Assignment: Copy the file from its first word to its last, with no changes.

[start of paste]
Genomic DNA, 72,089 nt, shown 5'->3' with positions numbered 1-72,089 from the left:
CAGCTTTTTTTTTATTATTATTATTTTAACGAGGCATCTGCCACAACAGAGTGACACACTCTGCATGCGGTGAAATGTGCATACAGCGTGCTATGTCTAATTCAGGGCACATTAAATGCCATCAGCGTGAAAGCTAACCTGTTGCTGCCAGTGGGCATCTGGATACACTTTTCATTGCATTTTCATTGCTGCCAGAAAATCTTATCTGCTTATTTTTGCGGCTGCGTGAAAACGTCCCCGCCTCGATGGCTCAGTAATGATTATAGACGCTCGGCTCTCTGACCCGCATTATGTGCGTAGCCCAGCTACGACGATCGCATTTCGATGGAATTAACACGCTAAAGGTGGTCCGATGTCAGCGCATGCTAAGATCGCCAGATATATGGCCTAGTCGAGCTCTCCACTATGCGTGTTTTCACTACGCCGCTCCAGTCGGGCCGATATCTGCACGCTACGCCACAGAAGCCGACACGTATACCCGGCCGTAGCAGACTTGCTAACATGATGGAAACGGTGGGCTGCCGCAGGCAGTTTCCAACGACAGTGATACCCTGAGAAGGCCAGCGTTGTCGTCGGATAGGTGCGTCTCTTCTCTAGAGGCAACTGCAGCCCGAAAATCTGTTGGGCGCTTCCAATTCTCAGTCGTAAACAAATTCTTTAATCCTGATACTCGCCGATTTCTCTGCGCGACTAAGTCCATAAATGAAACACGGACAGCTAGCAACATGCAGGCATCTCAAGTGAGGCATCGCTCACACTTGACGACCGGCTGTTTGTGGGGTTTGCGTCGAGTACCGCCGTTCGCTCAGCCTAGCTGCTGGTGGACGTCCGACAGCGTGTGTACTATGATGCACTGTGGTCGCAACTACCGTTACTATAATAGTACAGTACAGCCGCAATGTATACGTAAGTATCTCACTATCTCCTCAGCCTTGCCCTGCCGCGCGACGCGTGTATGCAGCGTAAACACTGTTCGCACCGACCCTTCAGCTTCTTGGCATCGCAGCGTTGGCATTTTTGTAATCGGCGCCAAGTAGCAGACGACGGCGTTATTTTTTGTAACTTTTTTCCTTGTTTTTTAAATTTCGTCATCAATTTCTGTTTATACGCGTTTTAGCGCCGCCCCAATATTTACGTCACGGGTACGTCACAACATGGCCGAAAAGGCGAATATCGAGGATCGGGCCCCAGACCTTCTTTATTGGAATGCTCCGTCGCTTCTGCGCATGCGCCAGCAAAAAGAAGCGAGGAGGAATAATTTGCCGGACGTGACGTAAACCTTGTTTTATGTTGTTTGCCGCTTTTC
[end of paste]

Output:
Genomic DNA, 72,089 nt, shown 5'->3' with positions numbered 1-72,089 from the left:
CAGCTTTTTTTTTATTATTATTATTTTAACGAGGCATCTGCCACAACAGAGTGACACACTCTGCATGCGGTGAAATGTGCATACAGCGTGCTATGTCTAATTCAGGGCACATTAAATGCCATCAGCGTGAAAGCTAACCTGTTGCTGCCAGTGGGCATCTGGATACACTTTTCATTGCATTTTCATTGCTGCCAGAAAATCTTATCTGCTTATTTTTGCGGCTGCGTGAAAACGTCCCCGCCTCGATGGCTCAGTAATGATTATAGACGCTCGGCTCTCTGACCCGCATTATGTGCGTAGCCCAGCTACGACGATCGCATTTCGATGGAATTAACACGCTAAAGGTGGTCCGATGTCAGCGCATGCTAAGATCGCCAGATATATGGCCTAGTCGAGCTCTCCACTATGCGTGTTTTCACTACGCCGCTCCAGTCGGGCCGATATCTGCACGCTACGCCACAGAAGCCGACACGTATACCCGGCCGTAGCAGACTTGCTAACATGATGGAAACGGTGGGCTGCCGCAGGCAGTTTCCAACGACAGTGATACCCTGAGAAGGCCAGCGTTGTCGTCGGATAGGTGCGTCTCTTCTCTAGAGGCAACTGCAGCCCGAAAATCTGTTGGGCGCTTCCAATTCTCAGTCGTAAACAAATTCTTTAATCCTGATACTCGCCGATTTCTCTGCGCGACTAAGTCCATAAATGAAACACGGACAGCTAGCAACATGCAGGCATCTCAAGTGAGGCATCGCTCACACTTGACGACCGGCTGTTTGTGGGGTTTGCGTCGAGTACCGCCGTTCGCTCAGCCTAGCTGCTGGTGGACGTCCGACAGCGTGTGTACTATGATGCACTGTGGTCGCAACTACCGTTACTATAATAGTACAGTACAGCCGCAATGTATACGTAAGTATCTCACTATCTCCTCAGCCTTGCCCTGCCGCGCGACGCGTGTATGCAGCGTAAACACTGTTCGCACCGACCCTTCAGCTTCTTGGCATCGCAGCGTTGGCATTTTTGTAATCGGCGCCAAGTAGCAGACGACGGCGTTATTTTTTGTAACTTTTTTCCTTGTTTTTTAAATTTCGTCATCAATTTCTGTTTATACGCGTTTTAGCGCCGCCCCAATATTTACGTCACGGGTACGTCACAACATGGCCGAAAAGGCGAATATCGAGGATCGGGCCCCAGACCTTCTTTATTGGAATGCTCCGTCGCTTCTGCGCATGCGCCAGCAAAAAGAAGCGAGGAGGAATAATTTGCCGGACGTGACGTAAACCTTGTTTTATGTTGTTTGCCGCTTTTC